All Blacks great Dan Carter dropped a clear hint that he will retire in 2020 after his upcoming stint in Japan — but said he had no ambitions to coach his world-beating national team.
Speaking to AFP in Hong Kong, where Carter arrived this week with his French club Racing 92, for the Natixis Cup exhibition fixture against South Africa's Sharks, the 35-year-old said retirement was looming fast.
Carter, widely hailed as the best fly-half to grace the game, will see out this season with Racing before embarking on a two-year stint with Kobelco Steelers, which will straddle the 2019 Rugby World Cup in Japan.
"It's (retirement) obviously just around the corner... but exactly what I do, I'm not a hundred percent sure yet," he said, ahead of Saturday's game.
"But you know I'm still really enjoying playing and that's why I signed to play a couple more years in Japan so that'll take me through to 2020, sort of mid-2020... that's when my contract finishes in Japan."
Speculation has been high about Carter's plans after he stops playing but the two-time World Cup winner, now retired from national duty, said he had his eye on the commercial side of rugby, rather than coaching.
"I think immediately after rugby going straight into coaching you know, I don't think I'll be ready for that," he said, when asked about coaching the All Blacks.
"To be honest the coaches work harder than players. They're away every weekend for games, it's quite a big commitment."
Carter played 112 times for New Zealand and remains the highest points-scorer in Test history.
He moved to Racing in 2015, winning the prestigious Top 14 in his first season and helping the team reach the European Champions Cup final in 2016 — a first for the club and "a huge achievement" for Carter.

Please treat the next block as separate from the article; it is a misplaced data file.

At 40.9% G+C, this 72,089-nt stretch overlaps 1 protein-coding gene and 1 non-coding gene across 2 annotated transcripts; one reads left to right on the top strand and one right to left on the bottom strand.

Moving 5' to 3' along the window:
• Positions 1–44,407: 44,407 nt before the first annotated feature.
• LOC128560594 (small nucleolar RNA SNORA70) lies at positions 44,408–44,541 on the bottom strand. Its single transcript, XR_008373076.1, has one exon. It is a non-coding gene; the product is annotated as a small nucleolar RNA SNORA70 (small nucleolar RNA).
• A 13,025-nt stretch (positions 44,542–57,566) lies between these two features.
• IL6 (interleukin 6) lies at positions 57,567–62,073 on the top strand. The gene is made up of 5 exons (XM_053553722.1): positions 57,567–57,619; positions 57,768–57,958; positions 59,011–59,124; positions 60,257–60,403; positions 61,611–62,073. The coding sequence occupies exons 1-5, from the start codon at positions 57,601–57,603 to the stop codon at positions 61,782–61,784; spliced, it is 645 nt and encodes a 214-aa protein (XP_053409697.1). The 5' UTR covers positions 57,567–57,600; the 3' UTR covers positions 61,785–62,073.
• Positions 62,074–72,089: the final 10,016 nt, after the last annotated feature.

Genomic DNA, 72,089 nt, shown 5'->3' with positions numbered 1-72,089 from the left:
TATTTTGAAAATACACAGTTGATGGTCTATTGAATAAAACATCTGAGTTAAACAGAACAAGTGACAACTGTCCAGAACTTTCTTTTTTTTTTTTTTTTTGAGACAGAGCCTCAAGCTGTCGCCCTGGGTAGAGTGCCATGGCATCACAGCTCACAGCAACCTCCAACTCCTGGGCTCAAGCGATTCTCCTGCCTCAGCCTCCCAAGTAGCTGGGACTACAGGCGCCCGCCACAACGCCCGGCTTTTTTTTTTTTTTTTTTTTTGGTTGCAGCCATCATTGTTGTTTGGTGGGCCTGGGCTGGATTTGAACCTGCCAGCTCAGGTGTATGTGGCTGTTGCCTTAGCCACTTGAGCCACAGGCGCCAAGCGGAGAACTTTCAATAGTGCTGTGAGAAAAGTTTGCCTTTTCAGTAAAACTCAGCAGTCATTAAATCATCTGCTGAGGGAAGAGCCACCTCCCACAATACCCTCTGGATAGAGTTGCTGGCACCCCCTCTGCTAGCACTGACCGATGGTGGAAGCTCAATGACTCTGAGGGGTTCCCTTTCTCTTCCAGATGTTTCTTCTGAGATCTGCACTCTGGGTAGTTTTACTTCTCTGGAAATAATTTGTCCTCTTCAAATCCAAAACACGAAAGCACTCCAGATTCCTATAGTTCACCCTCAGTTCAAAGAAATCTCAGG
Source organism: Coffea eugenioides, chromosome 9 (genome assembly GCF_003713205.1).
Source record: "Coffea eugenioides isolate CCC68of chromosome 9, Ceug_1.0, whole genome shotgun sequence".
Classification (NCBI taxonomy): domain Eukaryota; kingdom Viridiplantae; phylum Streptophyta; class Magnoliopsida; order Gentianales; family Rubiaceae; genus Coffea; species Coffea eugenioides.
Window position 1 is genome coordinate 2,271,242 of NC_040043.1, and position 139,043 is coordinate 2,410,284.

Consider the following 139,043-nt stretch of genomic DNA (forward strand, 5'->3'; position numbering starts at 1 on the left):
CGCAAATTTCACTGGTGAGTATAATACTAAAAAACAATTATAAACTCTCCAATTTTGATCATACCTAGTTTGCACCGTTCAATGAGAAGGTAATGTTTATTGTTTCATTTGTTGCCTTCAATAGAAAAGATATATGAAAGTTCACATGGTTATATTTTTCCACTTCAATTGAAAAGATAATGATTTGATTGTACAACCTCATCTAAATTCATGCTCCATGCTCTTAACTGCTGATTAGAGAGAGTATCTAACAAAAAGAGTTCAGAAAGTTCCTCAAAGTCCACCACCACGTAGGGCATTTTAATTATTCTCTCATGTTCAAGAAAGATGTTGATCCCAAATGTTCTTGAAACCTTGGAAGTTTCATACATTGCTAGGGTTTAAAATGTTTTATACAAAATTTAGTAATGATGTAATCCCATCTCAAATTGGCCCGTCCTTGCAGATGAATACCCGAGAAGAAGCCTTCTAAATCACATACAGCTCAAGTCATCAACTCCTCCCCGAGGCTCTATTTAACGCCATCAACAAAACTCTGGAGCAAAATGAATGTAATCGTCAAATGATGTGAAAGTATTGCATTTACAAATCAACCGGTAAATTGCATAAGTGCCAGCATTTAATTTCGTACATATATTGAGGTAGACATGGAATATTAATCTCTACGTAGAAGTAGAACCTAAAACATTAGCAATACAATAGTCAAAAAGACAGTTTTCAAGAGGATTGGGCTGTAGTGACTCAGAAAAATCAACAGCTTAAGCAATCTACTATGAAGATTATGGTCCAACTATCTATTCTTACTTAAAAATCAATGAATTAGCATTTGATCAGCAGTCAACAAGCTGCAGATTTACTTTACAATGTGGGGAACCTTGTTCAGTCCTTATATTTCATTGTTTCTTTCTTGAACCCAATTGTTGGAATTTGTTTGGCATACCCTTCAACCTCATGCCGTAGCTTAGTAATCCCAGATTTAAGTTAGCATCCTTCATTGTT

Though he has suffered a string of injuries in recent months, he says he is working hard to be fit and return to the team for the latter part of the season.
His decision to join the Steelers was mocked by outspoken Toulon boss Mourad Boudjellal, who scoffed that he would be playing against "one-legged players" in Japan's Top League.
But it has been met with enthusiasm in Japan, where the Steelers' team director is hoping Carter will boost rugby's profile as the country prepares to host the World Cup.
Carter said the sport had already caught on, particularly after Japan's shock upset of South Africa in the 2015 World Cup.
"I've seen how much rugby has grown in Japan and also Asia over the last couple of years," he said.
"Obviously it doesn't compete with the likes of baseball and sumo wrestling and things like that, but I think leading into the World Cup it's going to increase."
Carter is not the first big name to make the switch to the East Asian country, which often attracts top-level veteran players — with mixed results.
Ex-Wallaby George Smith, who plays for Suntory Sungoliath, was arrested in Tokyo recently for allegedly assaulting a taxi driver, and in 2013 the late former All Blacks flanker Jerry Collins was arrested for illegally carrying a kitchen knife.
But Carter, who suffered a dent to his own image after a drink-driving charge in Paris last year, said having more top players in Japan could inspire a new generation of fans.
He said the shorter rugby season made Japan appealing for foreigners, and named Australians Matt Giteau and Adam Ashley Cooper, as well as New Zealand's Andy Ellis, as among the familiar faces he hoped would help him settle in.
"With the season structures, you know it works out pretty well and a lot of guys are starting to play in Japan and also play Super Rugby as well... Not for me, bit old for that now," he said.
Asked if he planned to learn Japanese — after trying his hand at French — Carter promised he'd give it a try.
"I think it's one of the requirements as well to learn Japanese. I don't think I'll be very good at it... but I think it's important that you learn the basics and are able to communicate, so yeah, give it a go."